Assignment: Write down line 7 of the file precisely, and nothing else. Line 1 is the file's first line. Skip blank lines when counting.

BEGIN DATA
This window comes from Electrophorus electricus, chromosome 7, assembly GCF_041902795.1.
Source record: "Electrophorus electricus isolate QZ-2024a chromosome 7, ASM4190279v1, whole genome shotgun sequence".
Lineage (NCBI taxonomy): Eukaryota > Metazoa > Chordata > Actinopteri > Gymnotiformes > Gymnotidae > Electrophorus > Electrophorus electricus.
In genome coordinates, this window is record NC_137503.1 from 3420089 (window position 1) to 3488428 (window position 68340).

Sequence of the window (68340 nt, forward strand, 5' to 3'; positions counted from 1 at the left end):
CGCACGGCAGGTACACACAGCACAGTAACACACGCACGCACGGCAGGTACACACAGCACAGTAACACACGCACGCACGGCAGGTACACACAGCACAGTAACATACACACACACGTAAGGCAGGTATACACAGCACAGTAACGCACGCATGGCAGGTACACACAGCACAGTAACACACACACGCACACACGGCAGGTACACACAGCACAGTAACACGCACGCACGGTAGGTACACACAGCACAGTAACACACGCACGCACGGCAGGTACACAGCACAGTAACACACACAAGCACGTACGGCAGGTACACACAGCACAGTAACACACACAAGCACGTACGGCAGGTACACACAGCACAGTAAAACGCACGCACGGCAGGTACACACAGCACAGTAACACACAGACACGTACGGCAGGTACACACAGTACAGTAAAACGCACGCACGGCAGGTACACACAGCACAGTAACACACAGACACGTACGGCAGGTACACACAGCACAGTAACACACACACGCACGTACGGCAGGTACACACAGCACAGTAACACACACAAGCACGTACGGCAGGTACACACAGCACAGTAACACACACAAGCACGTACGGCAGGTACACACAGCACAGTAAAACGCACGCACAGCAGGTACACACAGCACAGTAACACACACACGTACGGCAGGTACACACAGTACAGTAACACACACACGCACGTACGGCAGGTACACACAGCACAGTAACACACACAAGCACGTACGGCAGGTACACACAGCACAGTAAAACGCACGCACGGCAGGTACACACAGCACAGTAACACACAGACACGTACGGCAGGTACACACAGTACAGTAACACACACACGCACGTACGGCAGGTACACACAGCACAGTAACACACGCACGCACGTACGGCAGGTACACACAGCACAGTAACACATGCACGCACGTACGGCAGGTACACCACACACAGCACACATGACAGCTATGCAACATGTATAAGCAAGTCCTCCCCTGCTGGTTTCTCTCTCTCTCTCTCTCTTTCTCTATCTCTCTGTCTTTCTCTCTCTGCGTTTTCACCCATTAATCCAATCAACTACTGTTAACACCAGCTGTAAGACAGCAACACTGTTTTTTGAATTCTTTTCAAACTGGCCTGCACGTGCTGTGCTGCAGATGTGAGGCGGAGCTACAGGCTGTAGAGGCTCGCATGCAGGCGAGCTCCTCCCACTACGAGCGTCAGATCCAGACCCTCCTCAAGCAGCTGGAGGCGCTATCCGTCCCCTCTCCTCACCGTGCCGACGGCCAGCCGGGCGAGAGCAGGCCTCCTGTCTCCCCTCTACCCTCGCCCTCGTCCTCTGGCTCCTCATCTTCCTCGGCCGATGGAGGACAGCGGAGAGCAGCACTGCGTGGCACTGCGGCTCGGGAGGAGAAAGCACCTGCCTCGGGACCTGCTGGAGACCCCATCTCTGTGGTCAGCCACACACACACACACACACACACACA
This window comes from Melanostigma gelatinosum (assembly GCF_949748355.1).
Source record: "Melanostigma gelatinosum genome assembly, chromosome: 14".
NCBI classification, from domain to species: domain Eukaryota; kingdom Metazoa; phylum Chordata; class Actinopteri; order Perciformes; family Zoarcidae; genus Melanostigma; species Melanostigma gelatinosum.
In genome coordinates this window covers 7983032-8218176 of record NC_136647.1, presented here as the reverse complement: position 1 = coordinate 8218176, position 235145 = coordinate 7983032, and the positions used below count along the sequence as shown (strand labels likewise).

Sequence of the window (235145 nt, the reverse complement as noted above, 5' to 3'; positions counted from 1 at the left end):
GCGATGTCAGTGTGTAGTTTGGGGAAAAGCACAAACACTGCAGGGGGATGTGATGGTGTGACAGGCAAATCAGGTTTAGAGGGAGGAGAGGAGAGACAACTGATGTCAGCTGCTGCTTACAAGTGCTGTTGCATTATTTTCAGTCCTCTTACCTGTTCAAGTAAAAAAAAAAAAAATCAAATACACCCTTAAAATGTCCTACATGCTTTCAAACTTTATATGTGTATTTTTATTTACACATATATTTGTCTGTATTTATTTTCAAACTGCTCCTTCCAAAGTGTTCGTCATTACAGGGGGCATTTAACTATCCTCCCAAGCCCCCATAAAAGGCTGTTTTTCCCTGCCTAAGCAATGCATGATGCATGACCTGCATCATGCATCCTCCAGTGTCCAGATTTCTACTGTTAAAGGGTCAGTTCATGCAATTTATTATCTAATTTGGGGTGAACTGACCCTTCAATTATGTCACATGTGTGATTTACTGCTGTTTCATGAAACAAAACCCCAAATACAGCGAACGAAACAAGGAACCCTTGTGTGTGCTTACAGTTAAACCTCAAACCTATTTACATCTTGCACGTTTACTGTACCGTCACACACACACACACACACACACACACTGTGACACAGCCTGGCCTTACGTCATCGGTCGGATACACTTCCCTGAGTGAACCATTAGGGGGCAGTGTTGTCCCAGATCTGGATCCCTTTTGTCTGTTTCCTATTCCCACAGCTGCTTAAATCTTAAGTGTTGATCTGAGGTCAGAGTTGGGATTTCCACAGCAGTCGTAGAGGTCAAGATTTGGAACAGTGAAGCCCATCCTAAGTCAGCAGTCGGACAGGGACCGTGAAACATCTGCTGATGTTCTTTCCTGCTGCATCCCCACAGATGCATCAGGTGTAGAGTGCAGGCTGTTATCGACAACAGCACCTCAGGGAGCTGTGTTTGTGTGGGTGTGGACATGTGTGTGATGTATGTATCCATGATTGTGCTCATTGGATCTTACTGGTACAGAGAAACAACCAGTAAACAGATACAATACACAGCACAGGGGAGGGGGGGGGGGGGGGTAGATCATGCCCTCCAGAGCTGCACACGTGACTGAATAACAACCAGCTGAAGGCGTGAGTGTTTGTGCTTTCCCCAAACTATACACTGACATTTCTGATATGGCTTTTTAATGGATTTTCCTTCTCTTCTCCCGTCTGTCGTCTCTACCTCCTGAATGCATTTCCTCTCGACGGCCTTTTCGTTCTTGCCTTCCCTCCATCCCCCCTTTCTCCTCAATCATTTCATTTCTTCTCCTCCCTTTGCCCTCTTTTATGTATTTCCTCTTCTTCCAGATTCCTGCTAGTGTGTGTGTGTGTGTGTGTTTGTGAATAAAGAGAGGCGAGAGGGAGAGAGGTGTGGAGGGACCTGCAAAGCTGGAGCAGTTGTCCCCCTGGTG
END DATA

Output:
This window comes from Melanostigma gelatinosum (assembly GCF_949748355.1).